Canelo Álvarez, Caleb Plant trade blows at news conference

Canelo Álvarez, Caleb Plant trade blows at news conference
Updated 22 September 2021

Canelo Álvarez, Caleb Plant trade blows at news conference

Canelo Álvarez, Caleb Plant trade blows at news conference

BEVERLY HILLS, California: Canelo Álvarez and Caleb Plant couldn’t wait until Nov. 6 to start throwing hands.
The super middleweight champions traded blows at their news conference Tuesday to promote their upcoming title unification bout, and the exchange left Plant with a cut under his right eye.
The fighters scuffled after exchanging verbal barbs during the ceremonial faceoff before the news conference began in the garden of the Beverly Hilton. Apparently in response to a comment from Plant about Álvarez’s mother, the Mexican superstar knocked Plant backward with a two-handed shove.
“You can say whatever you want to me, but not about my mother,” Álvarez said afterward.
Plant stepped forward and threw a left hook at Álvarez, who mostly dodged it and countered with a left hand to Plant’s face. Plant said the blow struck his sunglasses, which jammed into his cheek and caused the cut.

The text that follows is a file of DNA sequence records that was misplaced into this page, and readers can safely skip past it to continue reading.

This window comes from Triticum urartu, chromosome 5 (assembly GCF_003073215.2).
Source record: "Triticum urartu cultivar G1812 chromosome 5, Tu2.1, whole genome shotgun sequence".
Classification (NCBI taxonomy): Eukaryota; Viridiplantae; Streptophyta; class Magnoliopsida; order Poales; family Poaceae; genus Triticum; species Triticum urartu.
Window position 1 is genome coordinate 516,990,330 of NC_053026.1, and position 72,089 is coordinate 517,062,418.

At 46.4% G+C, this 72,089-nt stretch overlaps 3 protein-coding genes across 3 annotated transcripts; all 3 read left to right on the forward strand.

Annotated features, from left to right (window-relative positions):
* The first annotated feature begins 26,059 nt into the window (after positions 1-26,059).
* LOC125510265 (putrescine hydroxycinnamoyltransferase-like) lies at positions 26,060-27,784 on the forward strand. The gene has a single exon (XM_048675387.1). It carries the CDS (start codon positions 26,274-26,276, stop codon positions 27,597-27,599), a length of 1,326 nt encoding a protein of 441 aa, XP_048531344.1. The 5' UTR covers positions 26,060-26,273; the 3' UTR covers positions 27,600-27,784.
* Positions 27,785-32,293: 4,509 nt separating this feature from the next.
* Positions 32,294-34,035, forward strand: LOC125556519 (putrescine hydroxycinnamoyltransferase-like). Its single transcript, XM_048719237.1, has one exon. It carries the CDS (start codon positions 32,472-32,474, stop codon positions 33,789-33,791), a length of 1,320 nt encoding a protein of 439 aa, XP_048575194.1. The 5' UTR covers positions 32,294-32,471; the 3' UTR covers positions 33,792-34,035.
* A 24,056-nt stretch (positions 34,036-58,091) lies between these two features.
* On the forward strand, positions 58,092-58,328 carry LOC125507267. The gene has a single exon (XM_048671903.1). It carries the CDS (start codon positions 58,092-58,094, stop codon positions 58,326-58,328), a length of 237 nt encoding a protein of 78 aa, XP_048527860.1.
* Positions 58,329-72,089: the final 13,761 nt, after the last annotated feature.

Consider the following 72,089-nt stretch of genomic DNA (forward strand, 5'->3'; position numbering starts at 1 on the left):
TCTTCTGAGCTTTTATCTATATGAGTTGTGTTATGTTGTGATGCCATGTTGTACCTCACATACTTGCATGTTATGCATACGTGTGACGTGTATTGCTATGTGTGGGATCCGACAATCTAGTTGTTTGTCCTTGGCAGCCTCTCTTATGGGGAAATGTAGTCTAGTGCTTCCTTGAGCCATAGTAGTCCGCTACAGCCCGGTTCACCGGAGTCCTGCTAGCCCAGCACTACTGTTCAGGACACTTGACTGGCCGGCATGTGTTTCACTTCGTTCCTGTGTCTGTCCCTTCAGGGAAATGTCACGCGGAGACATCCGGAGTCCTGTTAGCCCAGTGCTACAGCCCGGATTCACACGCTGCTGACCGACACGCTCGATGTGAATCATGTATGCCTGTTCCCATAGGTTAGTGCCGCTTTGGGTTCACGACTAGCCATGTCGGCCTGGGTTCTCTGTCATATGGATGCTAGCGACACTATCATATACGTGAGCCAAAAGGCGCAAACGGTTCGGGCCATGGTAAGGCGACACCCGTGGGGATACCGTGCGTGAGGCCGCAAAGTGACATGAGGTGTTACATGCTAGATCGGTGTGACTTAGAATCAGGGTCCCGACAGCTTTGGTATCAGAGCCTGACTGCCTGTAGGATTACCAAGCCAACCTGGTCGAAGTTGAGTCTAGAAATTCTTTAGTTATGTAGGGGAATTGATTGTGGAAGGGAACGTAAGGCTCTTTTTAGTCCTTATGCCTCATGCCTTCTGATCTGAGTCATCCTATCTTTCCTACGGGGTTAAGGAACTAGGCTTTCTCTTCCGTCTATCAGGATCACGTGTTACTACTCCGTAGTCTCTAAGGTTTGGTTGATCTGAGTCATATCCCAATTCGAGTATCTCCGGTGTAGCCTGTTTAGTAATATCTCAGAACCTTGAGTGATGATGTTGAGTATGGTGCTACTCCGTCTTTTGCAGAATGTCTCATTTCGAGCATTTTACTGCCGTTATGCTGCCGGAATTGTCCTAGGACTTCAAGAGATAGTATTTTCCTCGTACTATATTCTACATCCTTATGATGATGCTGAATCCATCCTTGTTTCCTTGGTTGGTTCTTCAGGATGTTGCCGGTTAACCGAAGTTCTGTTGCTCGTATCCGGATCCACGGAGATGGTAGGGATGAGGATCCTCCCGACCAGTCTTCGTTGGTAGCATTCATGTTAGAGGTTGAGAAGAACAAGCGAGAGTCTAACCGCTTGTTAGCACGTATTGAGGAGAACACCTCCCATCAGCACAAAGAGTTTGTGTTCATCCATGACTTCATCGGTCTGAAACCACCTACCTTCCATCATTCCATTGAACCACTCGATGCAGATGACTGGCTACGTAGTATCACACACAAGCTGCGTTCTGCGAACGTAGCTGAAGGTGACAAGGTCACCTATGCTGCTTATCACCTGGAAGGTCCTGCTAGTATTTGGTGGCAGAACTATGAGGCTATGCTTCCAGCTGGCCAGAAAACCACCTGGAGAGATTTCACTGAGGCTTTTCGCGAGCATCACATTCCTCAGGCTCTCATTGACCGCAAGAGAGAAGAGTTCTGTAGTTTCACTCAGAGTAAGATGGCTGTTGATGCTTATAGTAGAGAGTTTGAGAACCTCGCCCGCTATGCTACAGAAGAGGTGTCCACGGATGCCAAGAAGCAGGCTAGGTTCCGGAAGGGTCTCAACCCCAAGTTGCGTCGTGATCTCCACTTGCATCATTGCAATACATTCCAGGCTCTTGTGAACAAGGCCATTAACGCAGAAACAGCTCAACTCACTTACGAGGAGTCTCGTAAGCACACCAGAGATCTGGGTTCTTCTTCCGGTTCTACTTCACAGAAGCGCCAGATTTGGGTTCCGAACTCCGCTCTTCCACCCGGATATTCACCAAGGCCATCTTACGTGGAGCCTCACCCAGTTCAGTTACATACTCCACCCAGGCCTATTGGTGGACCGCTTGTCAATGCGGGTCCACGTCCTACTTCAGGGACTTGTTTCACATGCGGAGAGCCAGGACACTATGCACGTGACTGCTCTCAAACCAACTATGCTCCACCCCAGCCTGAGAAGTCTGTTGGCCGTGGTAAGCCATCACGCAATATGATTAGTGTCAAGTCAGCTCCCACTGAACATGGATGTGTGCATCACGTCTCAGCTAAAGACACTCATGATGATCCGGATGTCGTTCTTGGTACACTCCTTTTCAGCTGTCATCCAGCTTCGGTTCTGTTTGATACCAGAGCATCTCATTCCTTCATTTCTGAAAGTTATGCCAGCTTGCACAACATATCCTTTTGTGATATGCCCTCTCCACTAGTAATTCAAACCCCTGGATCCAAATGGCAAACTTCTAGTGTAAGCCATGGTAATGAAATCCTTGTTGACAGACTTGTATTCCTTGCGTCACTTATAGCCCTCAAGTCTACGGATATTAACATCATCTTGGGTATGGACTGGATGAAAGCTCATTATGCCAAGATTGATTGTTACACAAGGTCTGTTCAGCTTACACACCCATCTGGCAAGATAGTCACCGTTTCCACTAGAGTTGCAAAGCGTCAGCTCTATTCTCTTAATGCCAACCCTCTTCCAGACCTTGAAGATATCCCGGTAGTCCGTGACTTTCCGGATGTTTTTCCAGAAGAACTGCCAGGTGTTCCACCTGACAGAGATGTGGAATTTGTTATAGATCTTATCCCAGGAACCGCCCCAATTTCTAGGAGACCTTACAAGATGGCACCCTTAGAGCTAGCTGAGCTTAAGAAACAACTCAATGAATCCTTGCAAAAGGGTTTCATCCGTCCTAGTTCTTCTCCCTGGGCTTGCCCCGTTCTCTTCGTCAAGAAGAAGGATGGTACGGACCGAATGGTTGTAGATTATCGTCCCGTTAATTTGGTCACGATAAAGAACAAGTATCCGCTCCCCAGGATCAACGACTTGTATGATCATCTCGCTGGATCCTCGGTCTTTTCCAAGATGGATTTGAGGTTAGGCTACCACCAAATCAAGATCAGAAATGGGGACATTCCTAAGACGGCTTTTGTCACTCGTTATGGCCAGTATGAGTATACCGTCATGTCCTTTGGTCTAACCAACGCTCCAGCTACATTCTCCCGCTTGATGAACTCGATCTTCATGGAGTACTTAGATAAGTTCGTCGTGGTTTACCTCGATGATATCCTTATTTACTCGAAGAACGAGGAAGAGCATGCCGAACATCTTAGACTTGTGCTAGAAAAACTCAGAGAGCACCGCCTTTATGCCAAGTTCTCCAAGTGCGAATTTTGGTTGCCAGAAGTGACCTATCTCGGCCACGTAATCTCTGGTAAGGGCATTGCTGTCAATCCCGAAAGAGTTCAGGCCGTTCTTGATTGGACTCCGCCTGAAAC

“We were just saying things, just the normal back-and-forth banter, and then he did what he did,” Plant said.
Álvarez put it succinctly on Twitter while posting video of the brouhaha: “Don’t talk about my mom.”
The fighters’ camps eventually separated them, but Plant was left dabbing at the blood on his cheek. He eventually put on his sunglasses for a frosty, combative news conference in which Plant repeatedly called out Álvarez for his doping violations in 2018.
Álvarez (56-1-2, 38 KOs) will risk his WBC, WBA and WBO super middleweight titles against Plant (21-0, 12 KOs), the unbeaten IBF champion from Tennessee, when they meet at the MGM Grand Garden Arena in Las Vegas.
Plant repeatedly said Álvarez and trainer Eddy Reynoso are “cheaters.” Álvarez was suspended for six months for clenbuterol detected in a drug test, although the Mexican champ claimed the banned substance came from tainted meat.
“This sport is too dangerous for people to be popping positive,” Plant said. “He’s a cheater. It’s not up for discussion. Did he get suspended? Did he test positive? It’s not about what I say. It’s about what the (athletic) commission said. You have to take that up with them, not me.”
Reynoso responded angrily when pressed on Álvarez’s past positive test and the more recent failed doping test for Oscar Valdez, Canelo’s training partner. Speaking in Spanish, Reynoso didn’t directly address Plant’s comments, but instead profanely suggested Plant wasn’t training hard enough to win in seven weeks.
“Taking illegal substances doesn’t happen because you’re confident,” Plant said. “It happens because you’re afraid. That just gives me more confidence. I’ve dedicated a lot to this sport, and it will be my life’s work coming together in that one moment when I beat him. It would etch my name in the history books, and that’s what I’m here to do.”